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CMS Pumps the Brakes on AI for MA Plans

Analysis  |  By Marie DeFreitas  
   February 12, 2024

CMS is cracking down on AI use in Medicare Advantage.

Medicare Advantage (MA) insurers can use AI and algorithms to assist in making coverage decisions, but CMS is warning the insurers that they must follow the agency’s internal benefits requirements and nondiscrimination rules under the ACA and lawfully deny care.

This recent warning aimed at  MA insurers addressed concerns surrounding coverage criteria and utilization management requirements from CMS’ final rule policy that detailed policy and technical changes to MA; the rule was originally issued last April.

"We are concerned that algorithms and many new artificial intelligence technologies can exacerbate discrimination and bias," CMS wrote in the memo. "MA organizations should, prior to implementing an algorithm or software tool, ensure that the tool is not perpetuating or exacerbating existing bias, or introducing new biases." 

 What exactly is CMS saying?

In the memo CMS highlights a few important items, including their clarification between an algorithm and an AI model.

It defined AI as: “a machine-based system that can — for a given set of human-defined objectives — make predictions, recommendations or decisions influencing real or virtual environments,” and algorithms as technology that “can imply a decisional flow chart of a series of if-then statements."

CMS detailed that while algorithms can aid in predicting the length-of-stay for post-acute service, they cannot make the decision of terminating coverage. Regarding inpatient admissions, the agency stated that algorithms and AI alone cannot be used as a reason to deny admission or downgrade an observation stay.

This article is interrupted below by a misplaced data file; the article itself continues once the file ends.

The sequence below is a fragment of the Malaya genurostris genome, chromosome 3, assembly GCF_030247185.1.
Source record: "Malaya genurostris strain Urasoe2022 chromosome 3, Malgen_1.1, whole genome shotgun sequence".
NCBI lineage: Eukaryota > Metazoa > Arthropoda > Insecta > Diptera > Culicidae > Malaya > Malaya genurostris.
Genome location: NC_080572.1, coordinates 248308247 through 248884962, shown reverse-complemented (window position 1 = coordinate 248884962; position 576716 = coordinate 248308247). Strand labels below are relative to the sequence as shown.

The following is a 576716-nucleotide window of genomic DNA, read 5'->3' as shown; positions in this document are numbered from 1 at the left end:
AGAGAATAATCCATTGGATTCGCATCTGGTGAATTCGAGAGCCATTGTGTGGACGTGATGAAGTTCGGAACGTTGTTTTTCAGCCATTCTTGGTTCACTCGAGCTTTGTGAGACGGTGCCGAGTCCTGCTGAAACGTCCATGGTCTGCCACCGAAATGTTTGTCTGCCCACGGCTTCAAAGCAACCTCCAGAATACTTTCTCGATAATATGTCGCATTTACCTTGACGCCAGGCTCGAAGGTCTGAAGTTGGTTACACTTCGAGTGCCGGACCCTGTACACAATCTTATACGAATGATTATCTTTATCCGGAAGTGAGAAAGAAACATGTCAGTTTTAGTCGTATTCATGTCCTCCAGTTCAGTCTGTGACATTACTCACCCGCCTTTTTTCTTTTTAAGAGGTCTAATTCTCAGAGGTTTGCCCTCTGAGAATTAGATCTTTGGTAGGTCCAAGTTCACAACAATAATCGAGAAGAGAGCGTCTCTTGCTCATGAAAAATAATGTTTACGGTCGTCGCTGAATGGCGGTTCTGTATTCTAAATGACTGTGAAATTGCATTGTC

CMS also stated that while payers may use algorithms to assist in coverage decisions, they must ensure the tech is compliant with the agency’s coverage decision requirements. MA payers cannot make decisions based on a larger data set, and decisions must be based on an individual patient’s medical history, provider recommendations, and clinician notes.

How did we get here?

In 2023 the federal government told MA insurers repeatedly that they cannot use AI to deny care. We saw three giants Cigna, Humana and UnitedHealthcare faced with lawsuits for allegedly using AI to wrongfully deny claims.

The issue has even garnered attention from senators.

At a recent hearing Senator Elizabeth Warren called out MA insurers for wrongfully using AI to profit off of deny claims. “Without significant guardrails in place, these (AI) algorithms will continue to harm patients while padding the private insurers’ profits,” said Warren.

Senator Warren questioned Michelle M. Mello, JD, PhD, professor of health policy and law at Stanford University, about what measures CMS should take to ensure that private insurers are not leveraging AI tools to unlawfully deny care.

“CMS plans to beef up its audits in 2024 and specifically look at these denials. That seems extremely important. But beyond that, I think additional clarification is needed to the plans about what it means to use algorithms properly or improperly,” Mello stated. “For example, for electronic health records, it didn’t just say ‘make meaningful use of those records,’ it laid out standards for what meaningful use was.”

Senator Warren commented: “Until CMS can verify that AI algorithms reliably adhere to Medicare coverage standards, by law, then my view on this is: CMS should prohibit insurance companies from using them in their MA plans for coverage decisions. They’ve got to prove they work before they put them in place.”

MA payers must ensure they stay on top of these guidelines to avoid future scrutiny over denials and AI use. CMS has also created a website as an AI resource for insurers.

AI is just one of the many items recently shaking up the MA space. In addition to evolving tech, check out three other items MA payers will need to stay on top of this year.

Marie DeFreitas is the finance editor for HealthLeaders.


CMS is warning Medicare Advantage insurers not to use AI to deny care.

The agency also provided lengthy guidance on topics such as length-of-stay and coverage determinations.

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